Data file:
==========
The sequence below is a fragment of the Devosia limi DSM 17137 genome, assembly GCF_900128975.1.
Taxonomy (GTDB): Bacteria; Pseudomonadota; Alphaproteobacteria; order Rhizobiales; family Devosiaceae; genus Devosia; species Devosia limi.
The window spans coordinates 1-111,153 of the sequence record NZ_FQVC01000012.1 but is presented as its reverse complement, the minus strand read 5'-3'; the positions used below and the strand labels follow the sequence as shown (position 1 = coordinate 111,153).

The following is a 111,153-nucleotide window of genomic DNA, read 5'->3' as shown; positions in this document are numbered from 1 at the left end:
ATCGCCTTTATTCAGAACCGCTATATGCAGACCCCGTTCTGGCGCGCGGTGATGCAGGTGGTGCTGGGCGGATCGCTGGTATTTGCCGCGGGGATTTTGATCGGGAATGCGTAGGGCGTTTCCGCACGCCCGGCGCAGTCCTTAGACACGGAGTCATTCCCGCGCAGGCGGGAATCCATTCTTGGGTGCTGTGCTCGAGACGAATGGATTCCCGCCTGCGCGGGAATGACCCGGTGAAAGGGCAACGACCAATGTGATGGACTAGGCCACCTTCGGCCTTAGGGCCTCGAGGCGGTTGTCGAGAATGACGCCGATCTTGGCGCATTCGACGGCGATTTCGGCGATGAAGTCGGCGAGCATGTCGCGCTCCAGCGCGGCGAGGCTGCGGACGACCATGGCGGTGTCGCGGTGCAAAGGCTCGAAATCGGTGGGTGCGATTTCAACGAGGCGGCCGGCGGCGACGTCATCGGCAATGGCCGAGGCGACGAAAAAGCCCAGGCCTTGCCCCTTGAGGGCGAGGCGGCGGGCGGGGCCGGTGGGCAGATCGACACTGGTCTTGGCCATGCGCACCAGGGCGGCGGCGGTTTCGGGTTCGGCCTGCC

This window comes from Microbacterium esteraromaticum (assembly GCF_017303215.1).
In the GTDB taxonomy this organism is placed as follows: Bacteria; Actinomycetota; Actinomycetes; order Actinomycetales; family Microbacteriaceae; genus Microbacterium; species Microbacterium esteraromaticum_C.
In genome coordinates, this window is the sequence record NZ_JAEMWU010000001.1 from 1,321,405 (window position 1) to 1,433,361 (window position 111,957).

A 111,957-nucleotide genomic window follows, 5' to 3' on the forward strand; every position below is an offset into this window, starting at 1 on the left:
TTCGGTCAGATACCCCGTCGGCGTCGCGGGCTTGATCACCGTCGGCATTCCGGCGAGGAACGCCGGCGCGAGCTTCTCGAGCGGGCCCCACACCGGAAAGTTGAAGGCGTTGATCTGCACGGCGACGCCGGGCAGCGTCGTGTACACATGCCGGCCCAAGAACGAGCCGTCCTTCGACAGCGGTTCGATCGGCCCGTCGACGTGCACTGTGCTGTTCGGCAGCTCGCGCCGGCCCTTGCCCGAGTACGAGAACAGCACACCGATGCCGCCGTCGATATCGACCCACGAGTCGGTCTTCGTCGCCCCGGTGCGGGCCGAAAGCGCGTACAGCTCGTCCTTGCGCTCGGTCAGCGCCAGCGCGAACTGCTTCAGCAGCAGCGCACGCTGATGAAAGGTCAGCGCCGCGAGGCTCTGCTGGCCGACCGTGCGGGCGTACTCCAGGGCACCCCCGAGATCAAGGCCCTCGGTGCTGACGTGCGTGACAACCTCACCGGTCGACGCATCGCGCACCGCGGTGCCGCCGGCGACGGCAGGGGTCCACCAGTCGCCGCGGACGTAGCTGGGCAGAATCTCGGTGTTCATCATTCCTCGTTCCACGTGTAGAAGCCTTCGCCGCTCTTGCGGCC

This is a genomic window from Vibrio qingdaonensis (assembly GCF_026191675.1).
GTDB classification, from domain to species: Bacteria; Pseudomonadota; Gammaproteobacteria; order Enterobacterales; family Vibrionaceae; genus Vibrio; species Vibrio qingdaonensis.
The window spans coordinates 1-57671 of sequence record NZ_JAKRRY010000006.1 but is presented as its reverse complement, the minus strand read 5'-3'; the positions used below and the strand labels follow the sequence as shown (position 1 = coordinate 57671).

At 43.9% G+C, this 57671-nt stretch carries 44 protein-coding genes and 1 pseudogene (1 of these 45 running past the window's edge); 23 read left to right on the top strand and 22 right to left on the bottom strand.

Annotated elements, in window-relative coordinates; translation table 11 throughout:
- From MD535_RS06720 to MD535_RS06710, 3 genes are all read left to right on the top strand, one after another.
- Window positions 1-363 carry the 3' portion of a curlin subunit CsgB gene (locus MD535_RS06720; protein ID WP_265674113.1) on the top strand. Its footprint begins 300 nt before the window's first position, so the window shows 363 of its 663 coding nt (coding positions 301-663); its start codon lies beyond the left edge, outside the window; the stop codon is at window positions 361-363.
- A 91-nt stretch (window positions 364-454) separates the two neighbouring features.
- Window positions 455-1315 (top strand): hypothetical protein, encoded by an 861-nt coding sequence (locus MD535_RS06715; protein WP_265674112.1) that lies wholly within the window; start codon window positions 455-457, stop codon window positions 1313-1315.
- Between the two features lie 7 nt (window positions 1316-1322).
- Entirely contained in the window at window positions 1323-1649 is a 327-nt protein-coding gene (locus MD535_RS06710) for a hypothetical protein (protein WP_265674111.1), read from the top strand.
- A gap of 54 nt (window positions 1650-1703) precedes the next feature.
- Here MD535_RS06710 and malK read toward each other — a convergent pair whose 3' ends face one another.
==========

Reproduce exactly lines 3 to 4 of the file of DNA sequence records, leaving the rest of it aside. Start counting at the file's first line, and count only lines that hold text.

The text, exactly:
The window spans coordinates 1-111,153 of the sequence record NZ_FQVC01000012.1 but is presented as its reverse complement, the minus strand read 5'-3'; the positions used below and the strand labels follow the sequence as shown (position 1 = coordinate 111,153).

The following is a 111,153-nucleotide window of genomic DNA, read 5'->3' as shown; positions in this document are numbered from 1 at the left end: